The Southern Resident orcas are hanging in a delicate balance. Their population is close to collapse. Without successful reproduction, the Puget Sound orca is doomed. It will be a quiet ocean.
In 2005, the Puget Sound orcas were designated for protection under the Endangered Species Act. The whales are struggling. Other orca numbers are increasing, thriving and yet these are not. There are three pods identified by researchers in Puget Sound; J, K and L.
In the 1960s, the population stood at around 140. Numbers dropped when the orcas were captured and sold to marine parks for entertainment. In 1970, more than 90 orcas were caught and herded into a three-acre net by deafening explosives, speedboats and airplanes at Puget Sound. The boats delivered the orcas to a dock opposite of Captain Whibey Inn on the north side of Penn Cove. From there they were loaded onto flat bed trucks to be transported to the Seattle Aquarium. They faced a life of performing for human entertainment. It is no wonder that in captivity, orcas die at a young age, typically half that of their average lifespan of around 6o years. During the 15 years that orcas were captured in Washington and British Columbia, 275-307 whales were caught, 55 were sent to aquariums and 12-13 died due to the capture. As of February 2014, a total of 53 orcas are held in captivity.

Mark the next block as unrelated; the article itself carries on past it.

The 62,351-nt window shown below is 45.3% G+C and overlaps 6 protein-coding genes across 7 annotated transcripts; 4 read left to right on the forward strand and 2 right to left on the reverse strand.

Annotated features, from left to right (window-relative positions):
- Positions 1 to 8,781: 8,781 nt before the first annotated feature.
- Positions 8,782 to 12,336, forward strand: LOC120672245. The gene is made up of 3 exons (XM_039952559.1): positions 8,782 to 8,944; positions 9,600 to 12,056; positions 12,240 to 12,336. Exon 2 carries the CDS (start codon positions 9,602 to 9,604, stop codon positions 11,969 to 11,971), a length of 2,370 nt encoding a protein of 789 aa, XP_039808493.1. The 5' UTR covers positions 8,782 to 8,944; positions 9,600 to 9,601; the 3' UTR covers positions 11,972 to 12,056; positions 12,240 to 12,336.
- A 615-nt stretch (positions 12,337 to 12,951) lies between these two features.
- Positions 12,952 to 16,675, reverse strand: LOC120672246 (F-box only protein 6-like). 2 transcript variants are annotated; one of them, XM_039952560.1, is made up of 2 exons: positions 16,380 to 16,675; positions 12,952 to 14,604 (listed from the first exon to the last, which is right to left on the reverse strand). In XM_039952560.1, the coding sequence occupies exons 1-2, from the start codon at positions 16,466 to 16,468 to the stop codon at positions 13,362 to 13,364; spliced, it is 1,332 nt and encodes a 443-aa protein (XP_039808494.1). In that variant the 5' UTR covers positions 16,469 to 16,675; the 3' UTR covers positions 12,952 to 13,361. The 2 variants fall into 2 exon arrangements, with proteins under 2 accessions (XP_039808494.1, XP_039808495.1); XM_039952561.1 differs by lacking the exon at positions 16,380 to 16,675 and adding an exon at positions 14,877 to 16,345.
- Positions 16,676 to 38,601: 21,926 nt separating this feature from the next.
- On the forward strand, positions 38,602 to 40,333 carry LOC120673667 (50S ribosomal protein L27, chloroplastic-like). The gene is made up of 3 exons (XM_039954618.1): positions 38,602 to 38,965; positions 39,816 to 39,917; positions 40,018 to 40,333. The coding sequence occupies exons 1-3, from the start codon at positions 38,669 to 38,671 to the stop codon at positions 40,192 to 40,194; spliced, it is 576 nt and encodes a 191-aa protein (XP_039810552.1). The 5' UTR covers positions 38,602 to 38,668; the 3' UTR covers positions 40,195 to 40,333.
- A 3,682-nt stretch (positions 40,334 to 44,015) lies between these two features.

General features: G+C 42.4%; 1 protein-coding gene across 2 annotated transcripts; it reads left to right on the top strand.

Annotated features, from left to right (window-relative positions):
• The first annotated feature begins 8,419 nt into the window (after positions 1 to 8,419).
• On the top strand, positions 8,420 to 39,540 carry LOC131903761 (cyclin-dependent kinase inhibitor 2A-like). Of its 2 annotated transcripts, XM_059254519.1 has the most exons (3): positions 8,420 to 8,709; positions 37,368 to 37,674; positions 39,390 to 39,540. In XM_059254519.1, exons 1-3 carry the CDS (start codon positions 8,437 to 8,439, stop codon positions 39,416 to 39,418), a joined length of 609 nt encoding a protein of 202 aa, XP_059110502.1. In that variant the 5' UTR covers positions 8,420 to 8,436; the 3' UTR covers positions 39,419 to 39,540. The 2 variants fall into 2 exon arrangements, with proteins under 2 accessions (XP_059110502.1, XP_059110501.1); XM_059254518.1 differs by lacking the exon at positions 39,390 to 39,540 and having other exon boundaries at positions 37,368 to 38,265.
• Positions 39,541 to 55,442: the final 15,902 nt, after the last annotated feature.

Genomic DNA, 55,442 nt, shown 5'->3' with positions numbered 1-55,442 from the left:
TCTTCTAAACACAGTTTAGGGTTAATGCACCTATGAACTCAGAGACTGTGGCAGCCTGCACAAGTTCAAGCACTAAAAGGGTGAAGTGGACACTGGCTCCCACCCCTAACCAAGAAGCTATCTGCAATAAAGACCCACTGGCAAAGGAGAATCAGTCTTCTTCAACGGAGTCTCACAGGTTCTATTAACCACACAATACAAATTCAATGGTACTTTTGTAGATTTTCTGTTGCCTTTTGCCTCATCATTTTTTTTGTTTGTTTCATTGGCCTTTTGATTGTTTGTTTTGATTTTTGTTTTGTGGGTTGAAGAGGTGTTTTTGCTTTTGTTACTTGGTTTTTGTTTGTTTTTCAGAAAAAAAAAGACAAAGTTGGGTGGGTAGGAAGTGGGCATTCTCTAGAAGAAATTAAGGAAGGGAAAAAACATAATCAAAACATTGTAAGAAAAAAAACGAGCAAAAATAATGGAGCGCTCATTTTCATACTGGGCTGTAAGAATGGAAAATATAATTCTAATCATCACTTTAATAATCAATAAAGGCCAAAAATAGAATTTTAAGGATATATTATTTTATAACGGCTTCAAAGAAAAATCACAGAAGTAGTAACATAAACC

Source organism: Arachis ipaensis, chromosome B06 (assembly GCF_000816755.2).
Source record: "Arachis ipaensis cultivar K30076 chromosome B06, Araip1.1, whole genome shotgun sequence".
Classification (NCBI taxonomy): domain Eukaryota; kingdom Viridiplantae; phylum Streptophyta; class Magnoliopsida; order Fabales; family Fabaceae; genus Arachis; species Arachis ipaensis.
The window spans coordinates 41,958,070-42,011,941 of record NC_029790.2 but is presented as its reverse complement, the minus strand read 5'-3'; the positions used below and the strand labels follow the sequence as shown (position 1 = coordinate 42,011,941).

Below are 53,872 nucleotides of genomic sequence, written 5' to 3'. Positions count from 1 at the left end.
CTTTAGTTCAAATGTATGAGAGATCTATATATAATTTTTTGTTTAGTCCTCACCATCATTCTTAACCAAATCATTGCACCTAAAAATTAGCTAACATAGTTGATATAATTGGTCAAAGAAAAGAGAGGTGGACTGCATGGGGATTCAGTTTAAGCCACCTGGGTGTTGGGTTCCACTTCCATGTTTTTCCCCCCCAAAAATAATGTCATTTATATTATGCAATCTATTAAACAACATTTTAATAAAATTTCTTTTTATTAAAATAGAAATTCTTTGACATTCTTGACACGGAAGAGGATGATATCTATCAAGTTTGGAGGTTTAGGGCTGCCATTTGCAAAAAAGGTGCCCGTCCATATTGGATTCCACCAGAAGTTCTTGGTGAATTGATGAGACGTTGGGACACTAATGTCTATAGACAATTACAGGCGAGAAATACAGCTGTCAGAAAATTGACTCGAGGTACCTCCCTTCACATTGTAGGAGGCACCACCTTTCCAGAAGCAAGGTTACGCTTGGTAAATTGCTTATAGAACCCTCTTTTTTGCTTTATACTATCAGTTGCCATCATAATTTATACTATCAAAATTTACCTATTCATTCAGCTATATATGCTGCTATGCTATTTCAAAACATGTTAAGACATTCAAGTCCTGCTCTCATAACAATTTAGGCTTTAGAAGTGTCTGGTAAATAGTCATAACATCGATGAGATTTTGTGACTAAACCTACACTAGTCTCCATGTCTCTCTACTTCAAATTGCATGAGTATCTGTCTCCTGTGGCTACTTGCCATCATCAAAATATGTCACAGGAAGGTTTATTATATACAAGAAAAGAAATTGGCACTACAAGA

With protection from the ESA and the ban on catching orcas for marine parks, the population sprung back to around 100 individuals in the 1990s. Today, there are 79 Southern resident orcas in the wild.
The Puget Sound orcas are genetically different from other killer whales. The southern orcas have a unique language, will only breed within their group, eat mostly Chinook salmon and are socially unique. For the past two years, the orcas have not produced offspring that have survived for more than a month.
“We’ve got less than 20 reproductive age females at present and not many coming up through the ranks. We can’t have a population without reproduction,” said Balcomb.
Ken Balcomb, an expert on Southern resident orcas claims that the decline in Chinook salmon is the driving force for the population downward spiral of the killer whales. The Chinook salmon numbered 30 million once. It is thought that the damming of the Columbia-Snake Rivers, where the salmon swam up to spawn, has resulted in the decimation of the population to 1% of what it originally was.
The Southern resident orcas are hardy although. Balcomb’s research has shown that many of the orcas are decades old and there is one orca, nicknamed Granny in the J pod, that is believed to be 103 years old.
The whales are threatened by boats, noise and pollution, but the greatest concern is the food source. Without food, none of the whales will survive. Balcomb would rather see federal agents be more aggressive with salmon restoration than pushing back the whale watching fleet.
Are we prepared for an ocean filled with the sounds of engines and not the Puget Sound orcas?